Currently, interest rates are low but inflation is high. As of next year, a lot of people are going to find themselves paying more money to the government if only in additional National Insurance contributions. This means that everybody should be thinking seriously about increases to the cost of living and preparing accordingly.
Can you increase your income?
Before looking to see if there is any way you could save money, try considering whether there is any way you could make money. Selling unwanted possessions can be an excellent idea but it will only bring you a one-off benefit. This can certainly be worth having. It is, however, even better if you can have extra income, preferably consistent extra income.
If you’re in employment, can you get a higher-paying job or negotiate more money for your current role? If you’re self-employed, are you really making the most of your earnings potential? It might help to speak to a coach/mentor for a second opinion on this. Either way, could you start a side-hustle and or monetize assets like a spare room? Could you create a spare room, for example by getting children to share?
Also, make sure you keep an eye on your entitlement to benefits and, if relevant, make sure you claim them. Odd as it may seem, it may be worth claiming a benefit even if you don’t get any cash or only a very small amount. It may entitle you to other benefits. For example, some benefits qualify you for National Insurance contributions. These could be useful in the future.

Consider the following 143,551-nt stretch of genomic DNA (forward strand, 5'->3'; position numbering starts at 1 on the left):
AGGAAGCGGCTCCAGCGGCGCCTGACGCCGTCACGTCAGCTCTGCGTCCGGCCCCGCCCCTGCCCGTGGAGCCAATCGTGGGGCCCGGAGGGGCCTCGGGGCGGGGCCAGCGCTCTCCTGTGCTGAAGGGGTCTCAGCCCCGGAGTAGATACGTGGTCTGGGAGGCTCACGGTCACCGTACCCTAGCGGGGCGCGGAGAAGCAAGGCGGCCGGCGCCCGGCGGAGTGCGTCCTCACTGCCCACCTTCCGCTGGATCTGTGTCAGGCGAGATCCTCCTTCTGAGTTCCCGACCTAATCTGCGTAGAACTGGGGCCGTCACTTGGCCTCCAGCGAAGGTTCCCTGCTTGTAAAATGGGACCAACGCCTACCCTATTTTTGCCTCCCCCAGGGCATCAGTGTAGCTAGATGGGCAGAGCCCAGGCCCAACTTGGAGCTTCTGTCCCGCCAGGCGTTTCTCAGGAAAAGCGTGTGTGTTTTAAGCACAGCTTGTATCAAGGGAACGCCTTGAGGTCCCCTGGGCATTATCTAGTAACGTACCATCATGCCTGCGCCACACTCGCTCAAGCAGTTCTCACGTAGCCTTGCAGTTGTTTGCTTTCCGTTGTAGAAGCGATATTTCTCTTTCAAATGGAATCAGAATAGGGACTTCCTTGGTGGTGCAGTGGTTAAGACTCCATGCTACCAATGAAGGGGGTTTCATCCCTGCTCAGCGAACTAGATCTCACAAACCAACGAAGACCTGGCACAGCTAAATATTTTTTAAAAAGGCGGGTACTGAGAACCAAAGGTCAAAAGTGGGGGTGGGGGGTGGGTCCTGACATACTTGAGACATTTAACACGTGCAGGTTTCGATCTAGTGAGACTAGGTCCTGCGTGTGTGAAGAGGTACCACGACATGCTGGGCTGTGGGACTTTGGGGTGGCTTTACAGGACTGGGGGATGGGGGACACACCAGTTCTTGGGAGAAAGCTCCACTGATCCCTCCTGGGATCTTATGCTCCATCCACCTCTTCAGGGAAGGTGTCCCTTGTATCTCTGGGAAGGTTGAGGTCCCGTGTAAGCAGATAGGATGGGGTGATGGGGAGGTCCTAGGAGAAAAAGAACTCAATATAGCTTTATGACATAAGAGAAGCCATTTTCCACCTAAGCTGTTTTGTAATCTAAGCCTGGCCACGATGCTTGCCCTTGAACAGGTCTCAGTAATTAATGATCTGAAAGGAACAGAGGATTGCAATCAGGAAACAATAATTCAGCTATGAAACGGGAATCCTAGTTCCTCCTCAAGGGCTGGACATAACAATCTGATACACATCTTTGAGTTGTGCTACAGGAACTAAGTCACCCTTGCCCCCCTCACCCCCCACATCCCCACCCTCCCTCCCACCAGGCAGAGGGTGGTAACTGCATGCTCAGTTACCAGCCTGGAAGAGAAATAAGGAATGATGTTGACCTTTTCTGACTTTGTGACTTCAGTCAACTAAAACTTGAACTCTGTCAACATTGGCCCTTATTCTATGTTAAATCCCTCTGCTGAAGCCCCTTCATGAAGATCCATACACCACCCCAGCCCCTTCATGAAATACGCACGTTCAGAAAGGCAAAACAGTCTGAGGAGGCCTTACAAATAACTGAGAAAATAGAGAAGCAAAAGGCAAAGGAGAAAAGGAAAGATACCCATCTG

Can you get a better deal on your mortgage?
If you have a mortgage, then this is probably your single, biggest personal loan. The interest rate may be lower than many other loan products, for example, credit cards. The amount borrowed, however, will usually be substantially higher. As a result, both the finance cost and the monthly repayment can be significantly more.
Getting the best mortgage deal available to you can therefore make a real difference to your finances. There are generally two parts to making this happen. Firstly, you need to do everything possible to make yourself an attractive mortgage candidate. Secondly, you need to make sure that you actually do apply for the right mortgage.
The key to making yourself an attractive mortgage candidate is to see the situation from a lender’s perspective. Essentially a lender wants evidence that you both can and will repay the loan. With that in mind, polish your credit record and think about the sort of message your financial statements make about you. For example, do they show steady employment/earnings and prudent financial management?
The key to applying for the right mortgage is to do your research or have a professional (mortgage broker) do it for you. Remember, that the lenders with the biggest marketing budgets do not necessarily offer the best deals. Also, remember that not all lenders work with comparison sites. Finally, remember that you only get a new mortgage if you make the time to apply for one.
Can you improve your general finances?
Your mortgage may be your single, biggest expense but it’s unlikely to be your only one. If you have any other debts, then make it a priority either to pay them off quickly or to make sure that you’re on the best possible deal.
After this look at what expenses make the biggest difference to your finances and, again, check that you are on the best possible deal. With that said, you may want to be careful about changing energy suppliers. If your current supplier appears to be reliable, you might want to stick with what you know rather than change.
Finally, make sure to keep an eye on your small expenses. See if there are any you can eliminate now or could potentially eliminate in future if the need arises. Small savings really can add up.